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England ‘behind international peers’ on decent housing - claim

Homes in England are less affordable and in worse condition than those in most other developed nations, new research claims.

Analysis from the Home Builders Federation (HBF) – the representative body of the home building industry in England and Wales – reveals the full extent of the difficulties facing people in Britain trying to find somewhere to live that is decent and affordable.

Using data collated from the Office for Economic Cooperation and Development (OECD), the European Union, and the UK Government, the report warns that England’s severe shortage of housing has made it the most difficult place in the developed world to find a home, with the lowest rate of available properties per member of the population of all OECD nations


England has the highest proportion of inadequate housing in Europe, with 15% of all existing homes not meeting the Decent Homes Standard and more substandard homes than Hungary, Poland and Lithuania, according to the research.

The UK has some of the oldest housing stock in the developed world with only 7% of British homes built after 2001, far less than other countries like Spain, with 18.5%, and Portugal, with 16%, the HBF said.

The analysis shows that record-breaking house building of 320,000 homes per year – nearly 100,000 more than current delivery – would be required for England to provide homes for its population in line with the benchmark for developed nations worldwide, the OECD.

Stewart Basely, executive chairman of the HBF, said: “It is widely acknowledged that Britain’s housing is in crisis, but this research shows just how badly we are falling behind our international peers.

“Decades of housing undersupply has produced startling consequences for people up and down the country looking for a decent home.

“Home builders, want to be able to deliver new, high quality, energy efficient homes which will help solve our country’s housing crisis, and they expanded investment over the past decade. Sadly, developers are still too often hampered by a restrictive planning system, an anti-development mindset and short-term politics trumping the needs of communities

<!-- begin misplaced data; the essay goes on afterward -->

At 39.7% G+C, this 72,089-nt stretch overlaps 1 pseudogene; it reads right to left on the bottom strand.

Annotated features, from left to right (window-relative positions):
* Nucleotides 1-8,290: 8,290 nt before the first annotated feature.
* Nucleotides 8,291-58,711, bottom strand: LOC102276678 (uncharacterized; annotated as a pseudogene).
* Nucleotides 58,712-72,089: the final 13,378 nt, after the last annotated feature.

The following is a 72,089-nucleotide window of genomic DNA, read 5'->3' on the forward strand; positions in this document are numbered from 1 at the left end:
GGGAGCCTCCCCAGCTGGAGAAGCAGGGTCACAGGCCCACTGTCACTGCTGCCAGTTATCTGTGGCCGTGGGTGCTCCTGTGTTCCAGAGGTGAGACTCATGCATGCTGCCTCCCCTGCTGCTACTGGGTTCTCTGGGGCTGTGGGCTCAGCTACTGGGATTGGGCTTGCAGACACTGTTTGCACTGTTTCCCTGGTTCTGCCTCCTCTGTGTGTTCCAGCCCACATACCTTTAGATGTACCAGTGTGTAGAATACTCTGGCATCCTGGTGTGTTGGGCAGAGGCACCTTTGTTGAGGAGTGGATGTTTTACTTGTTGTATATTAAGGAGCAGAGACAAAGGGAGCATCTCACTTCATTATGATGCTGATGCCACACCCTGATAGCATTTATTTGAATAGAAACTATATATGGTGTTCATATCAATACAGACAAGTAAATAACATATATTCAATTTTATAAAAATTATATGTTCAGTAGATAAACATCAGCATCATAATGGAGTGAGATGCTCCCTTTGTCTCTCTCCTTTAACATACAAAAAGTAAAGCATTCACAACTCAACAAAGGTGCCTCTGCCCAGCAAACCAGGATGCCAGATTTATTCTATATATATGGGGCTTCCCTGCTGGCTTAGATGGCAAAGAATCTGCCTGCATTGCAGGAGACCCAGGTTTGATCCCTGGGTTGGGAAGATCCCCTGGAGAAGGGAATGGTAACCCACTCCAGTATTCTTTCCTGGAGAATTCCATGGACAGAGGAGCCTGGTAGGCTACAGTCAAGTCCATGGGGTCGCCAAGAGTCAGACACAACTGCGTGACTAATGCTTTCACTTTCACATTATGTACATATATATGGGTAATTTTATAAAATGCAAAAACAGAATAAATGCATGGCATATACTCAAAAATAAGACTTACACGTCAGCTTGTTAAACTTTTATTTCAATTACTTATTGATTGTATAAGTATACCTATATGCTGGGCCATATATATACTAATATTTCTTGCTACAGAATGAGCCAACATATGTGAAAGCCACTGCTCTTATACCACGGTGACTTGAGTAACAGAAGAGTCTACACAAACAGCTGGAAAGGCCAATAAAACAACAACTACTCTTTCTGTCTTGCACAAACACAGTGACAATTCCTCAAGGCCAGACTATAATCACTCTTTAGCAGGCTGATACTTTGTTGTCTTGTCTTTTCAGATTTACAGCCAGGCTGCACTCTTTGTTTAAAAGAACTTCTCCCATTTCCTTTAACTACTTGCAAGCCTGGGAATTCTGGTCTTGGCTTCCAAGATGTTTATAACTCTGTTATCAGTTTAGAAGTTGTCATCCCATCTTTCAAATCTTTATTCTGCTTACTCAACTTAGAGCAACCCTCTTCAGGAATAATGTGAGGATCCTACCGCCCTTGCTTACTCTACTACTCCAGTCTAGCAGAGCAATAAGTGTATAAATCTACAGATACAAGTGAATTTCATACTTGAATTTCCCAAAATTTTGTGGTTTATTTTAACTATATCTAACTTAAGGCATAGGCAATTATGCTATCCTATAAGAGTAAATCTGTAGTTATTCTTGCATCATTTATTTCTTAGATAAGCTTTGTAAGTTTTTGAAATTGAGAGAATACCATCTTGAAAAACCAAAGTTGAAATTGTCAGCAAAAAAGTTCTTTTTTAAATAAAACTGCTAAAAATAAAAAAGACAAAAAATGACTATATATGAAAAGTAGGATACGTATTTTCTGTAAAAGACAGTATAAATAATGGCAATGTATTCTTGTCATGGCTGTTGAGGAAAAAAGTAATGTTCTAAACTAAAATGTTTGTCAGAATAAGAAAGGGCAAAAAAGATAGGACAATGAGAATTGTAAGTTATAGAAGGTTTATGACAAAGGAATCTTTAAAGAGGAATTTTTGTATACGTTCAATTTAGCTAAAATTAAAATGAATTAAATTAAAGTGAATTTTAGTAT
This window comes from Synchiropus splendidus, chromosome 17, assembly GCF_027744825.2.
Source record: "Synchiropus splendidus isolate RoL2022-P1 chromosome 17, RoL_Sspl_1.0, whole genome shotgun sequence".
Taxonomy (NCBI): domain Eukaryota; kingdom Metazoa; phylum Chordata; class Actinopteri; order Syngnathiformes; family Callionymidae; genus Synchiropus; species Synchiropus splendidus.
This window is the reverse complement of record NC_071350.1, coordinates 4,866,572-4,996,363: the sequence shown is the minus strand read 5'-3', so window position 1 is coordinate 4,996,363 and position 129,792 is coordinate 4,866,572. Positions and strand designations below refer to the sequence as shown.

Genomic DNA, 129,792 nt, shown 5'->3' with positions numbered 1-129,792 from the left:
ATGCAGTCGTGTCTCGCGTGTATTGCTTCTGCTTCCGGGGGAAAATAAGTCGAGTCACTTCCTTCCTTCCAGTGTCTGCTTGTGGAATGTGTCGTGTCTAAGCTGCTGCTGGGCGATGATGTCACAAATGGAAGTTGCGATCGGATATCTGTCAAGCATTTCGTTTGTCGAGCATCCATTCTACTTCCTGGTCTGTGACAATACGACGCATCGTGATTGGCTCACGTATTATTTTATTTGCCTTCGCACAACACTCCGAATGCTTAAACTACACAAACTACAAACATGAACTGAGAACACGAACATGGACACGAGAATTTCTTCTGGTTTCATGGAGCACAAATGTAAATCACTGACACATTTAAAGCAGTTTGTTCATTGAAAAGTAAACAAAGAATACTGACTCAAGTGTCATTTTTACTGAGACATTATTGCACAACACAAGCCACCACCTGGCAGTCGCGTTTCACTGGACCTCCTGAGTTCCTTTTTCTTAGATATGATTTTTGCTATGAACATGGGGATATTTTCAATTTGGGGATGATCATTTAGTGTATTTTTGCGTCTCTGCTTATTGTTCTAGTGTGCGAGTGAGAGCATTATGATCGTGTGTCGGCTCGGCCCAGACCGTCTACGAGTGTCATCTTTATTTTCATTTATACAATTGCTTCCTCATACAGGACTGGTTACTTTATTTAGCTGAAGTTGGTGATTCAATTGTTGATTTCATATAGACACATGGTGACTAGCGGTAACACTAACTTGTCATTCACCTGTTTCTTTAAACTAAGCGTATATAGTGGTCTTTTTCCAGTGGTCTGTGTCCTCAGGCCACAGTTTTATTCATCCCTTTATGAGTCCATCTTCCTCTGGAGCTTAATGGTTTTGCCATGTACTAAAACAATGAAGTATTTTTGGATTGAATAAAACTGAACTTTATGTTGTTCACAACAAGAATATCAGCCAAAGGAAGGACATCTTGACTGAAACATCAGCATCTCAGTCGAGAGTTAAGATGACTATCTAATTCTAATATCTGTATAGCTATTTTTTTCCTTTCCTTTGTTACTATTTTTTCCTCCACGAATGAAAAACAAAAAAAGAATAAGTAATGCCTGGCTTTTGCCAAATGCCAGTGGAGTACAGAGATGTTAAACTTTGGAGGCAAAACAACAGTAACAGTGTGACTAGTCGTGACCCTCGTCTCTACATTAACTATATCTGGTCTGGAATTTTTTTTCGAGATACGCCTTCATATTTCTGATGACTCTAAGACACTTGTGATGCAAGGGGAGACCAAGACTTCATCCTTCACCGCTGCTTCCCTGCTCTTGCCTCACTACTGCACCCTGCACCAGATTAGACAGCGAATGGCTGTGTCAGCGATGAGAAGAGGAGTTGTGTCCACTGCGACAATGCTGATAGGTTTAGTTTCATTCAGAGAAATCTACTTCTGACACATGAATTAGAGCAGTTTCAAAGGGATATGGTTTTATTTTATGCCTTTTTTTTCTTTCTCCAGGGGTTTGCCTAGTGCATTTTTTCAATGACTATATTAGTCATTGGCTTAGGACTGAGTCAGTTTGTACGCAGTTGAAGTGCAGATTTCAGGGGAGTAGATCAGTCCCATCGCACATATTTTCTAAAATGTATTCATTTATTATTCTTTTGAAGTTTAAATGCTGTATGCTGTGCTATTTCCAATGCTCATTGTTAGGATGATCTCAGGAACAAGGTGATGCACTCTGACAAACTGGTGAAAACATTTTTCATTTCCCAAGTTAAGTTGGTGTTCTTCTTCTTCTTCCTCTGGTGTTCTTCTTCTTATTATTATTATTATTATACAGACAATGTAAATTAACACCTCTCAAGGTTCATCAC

“The country is in dire need of more high quality and energy efficient new homes. With an election looming and manifestos being considered, today’s research should act as a wake-up call, demonstrating the urgent need to act now to prevent us falling even further behind.”

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    It's pretty easy to fix:
    1. Install two layers of Rockwool in the loft, one at right angles to the other and padlock the hatch shut
    2. Fill the cavity with insulation (unless your house faces the ocean and has appalling brickwork pointing)
    3. Install 5cm of Celotex on the inside of external walls and redecorate
    4. Philips LED light bulbs in all fittings
    5. Buy WindowSkin winter secondary glazing
    6. Electrician to fit Dimplex Quantum electric heaters running on Octopus Energy's cheap midnight to 4 am tariff
    7. Handyman to install Nuair Drimaster Heat PIV ventilation unit in the hallway with ON/OFF button in a lockable case from SSP Direct - totally eliminates condensation and mould and your washing & towels dry all year round
    8. Get a draft predicted domestic EPC from a energy assessor, who is a professional member of PEPA, BEFORE the works and get them back AFTER the works to finalise the new, Lodged 10-year valid EPC.
    Aim to get BOTH EPC Grades up to C, for the 'running cost' EPC Grade and the 'CO2 pollution' EPC Grade. Both Grades have been clearly shown on a domestic EPC for the past 15 years

    It's all common sense and will make our PRS and owner occupier housing stock - Fit for Purpose.
    Long term decisions for a brighter future.


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